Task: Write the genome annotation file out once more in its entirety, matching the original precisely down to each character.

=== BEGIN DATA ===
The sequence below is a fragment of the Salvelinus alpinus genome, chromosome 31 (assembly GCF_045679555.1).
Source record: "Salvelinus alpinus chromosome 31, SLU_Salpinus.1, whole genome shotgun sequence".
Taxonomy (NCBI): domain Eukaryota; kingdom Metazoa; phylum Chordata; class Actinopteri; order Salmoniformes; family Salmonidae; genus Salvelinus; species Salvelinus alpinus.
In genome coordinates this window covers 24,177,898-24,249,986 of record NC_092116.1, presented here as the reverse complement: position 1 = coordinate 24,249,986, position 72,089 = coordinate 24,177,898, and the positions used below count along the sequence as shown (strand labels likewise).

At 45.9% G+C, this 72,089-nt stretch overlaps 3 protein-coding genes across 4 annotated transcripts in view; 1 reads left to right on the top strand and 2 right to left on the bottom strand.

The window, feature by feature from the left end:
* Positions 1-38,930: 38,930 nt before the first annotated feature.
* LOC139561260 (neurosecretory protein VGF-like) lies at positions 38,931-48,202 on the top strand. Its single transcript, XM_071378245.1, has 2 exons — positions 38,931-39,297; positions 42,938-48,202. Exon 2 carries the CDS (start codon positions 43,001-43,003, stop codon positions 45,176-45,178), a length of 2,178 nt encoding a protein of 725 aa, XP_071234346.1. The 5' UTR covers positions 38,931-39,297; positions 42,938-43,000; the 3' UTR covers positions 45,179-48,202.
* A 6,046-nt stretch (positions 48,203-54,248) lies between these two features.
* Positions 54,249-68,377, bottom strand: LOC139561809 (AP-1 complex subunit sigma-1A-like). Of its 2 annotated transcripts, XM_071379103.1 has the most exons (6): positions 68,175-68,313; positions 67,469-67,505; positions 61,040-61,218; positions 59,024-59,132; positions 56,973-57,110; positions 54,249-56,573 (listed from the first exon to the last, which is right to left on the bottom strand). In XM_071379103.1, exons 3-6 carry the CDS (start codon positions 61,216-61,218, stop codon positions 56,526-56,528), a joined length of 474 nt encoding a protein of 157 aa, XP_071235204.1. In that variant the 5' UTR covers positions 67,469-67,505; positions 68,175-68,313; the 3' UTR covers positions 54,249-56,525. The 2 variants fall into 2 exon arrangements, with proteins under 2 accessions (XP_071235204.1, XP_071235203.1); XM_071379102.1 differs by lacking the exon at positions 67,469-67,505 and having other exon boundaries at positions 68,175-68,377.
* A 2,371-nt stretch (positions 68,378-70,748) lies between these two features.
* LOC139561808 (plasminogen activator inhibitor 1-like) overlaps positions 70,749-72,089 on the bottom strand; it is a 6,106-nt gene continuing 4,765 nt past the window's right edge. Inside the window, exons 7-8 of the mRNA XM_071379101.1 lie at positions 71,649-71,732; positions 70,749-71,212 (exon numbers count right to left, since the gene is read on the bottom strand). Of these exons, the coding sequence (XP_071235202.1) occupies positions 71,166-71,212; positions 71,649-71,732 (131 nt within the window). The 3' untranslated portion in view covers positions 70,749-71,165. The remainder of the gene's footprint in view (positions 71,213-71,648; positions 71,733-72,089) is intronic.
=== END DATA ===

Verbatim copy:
The sequence below is a fragment of the Salvelinus alpinus genome, chromosome 31 (assembly GCF_045679555.1).
Source record: "Salvelinus alpinus chromosome 31, SLU_Salpinus.1, whole genome shotgun sequence".
Taxonomy (NCBI): domain Eukaryota; kingdom Metazoa; phylum Chordata; class Actinopteri; order Salmoniformes; family Salmonidae; genus Salvelinus; species Salvelinus alpinus.
In genome coordinates this window covers 24,177,898-24,249,986 of record NC_092116.1, presented here as the reverse complement: position 1 = coordinate 24,249,986, position 72,089 = coordinate 24,177,898, and the positions used below count along the sequence as shown (strand labels likewise).

At 45.9% G+C, this 72,089-nt stretch overlaps 3 protein-coding genes across 4 annotated transcripts in view; 1 reads left to right on the top strand and 2 right to left on the bottom strand.

The window, feature by feature from the left end:
* Positions 1-38,930: 38,930 nt before the first annotated feature.
* LOC139561260 (neurosecretory protein VGF-like) lies at positions 38,931-48,202 on the top strand. Its single transcript, XM_071378245.1, has 2 exons — positions 38,931-39,297; positions 42,938-48,202. Exon 2 carries the CDS (start codon positions 43,001-43,003, stop codon positions 45,176-45,178), a length of 2,178 nt encoding a protein of 725 aa, XP_071234346.1. The 5' UTR covers positions 38,931-39,297; positions 42,938-43,000; the 3' UTR covers positions 45,179-48,202.
* A 6,046-nt stretch (positions 48,203-54,248) lies between these two features.
* Positions 54,249-68,377, bottom strand: LOC139561809 (AP-1 complex subunit sigma-1A-like). Of its 2 annotated transcripts, XM_071379103.1 has the most exons (6): positions 68,175-68,313; positions 67,469-67,505; positions 61,040-61,218; positions 59,024-59,132; positions 56,973-57,110; positions 54,249-56,573 (listed from the first exon to the last, which is right to left on the bottom strand). In XM_071379103.1, exons 3-6 carry the CDS (start codon positions 61,216-61,218, stop codon positions 56,526-56,528), a joined length of 474 nt encoding a protein of 157 aa, XP_071235204.1. In that variant the 5' UTR covers positions 67,469-67,505; positions 68,175-68,313; the 3' UTR covers positions 54,249-56,525. The 2 variants fall into 2 exon arrangements, with proteins under 2 accessions (XP_071235204.1, XP_071235203.1); XM_071379102.1 differs by lacking the exon at positions 67,469-67,505 and having other exon boundaries at positions 68,175-68,377.
* A 2,371-nt stretch (positions 68,378-70,748) lies between these two features.
* LOC139561808 (plasminogen activator inhibitor 1-like) overlaps positions 70,749-72,089 on the bottom strand; it is a 6,106-nt gene continuing 4,765 nt past the window's right edge. Inside the window, exons 7-8 of the mRNA XM_071379101.1 lie at positions 71,649-71,732; positions 70,749-71,212 (exon numbers count right to left, since the gene is read on the bottom strand). Of these exons, the coding sequence (XP_071235202.1) occupies positions 71,166-71,212; positions 71,649-71,732 (131 nt within the window). The 3' untranslated portion in view covers positions 70,749-71,165. The remainder of the gene's footprint in view (positions 71,213-71,648; positions 71,733-72,089) is intronic.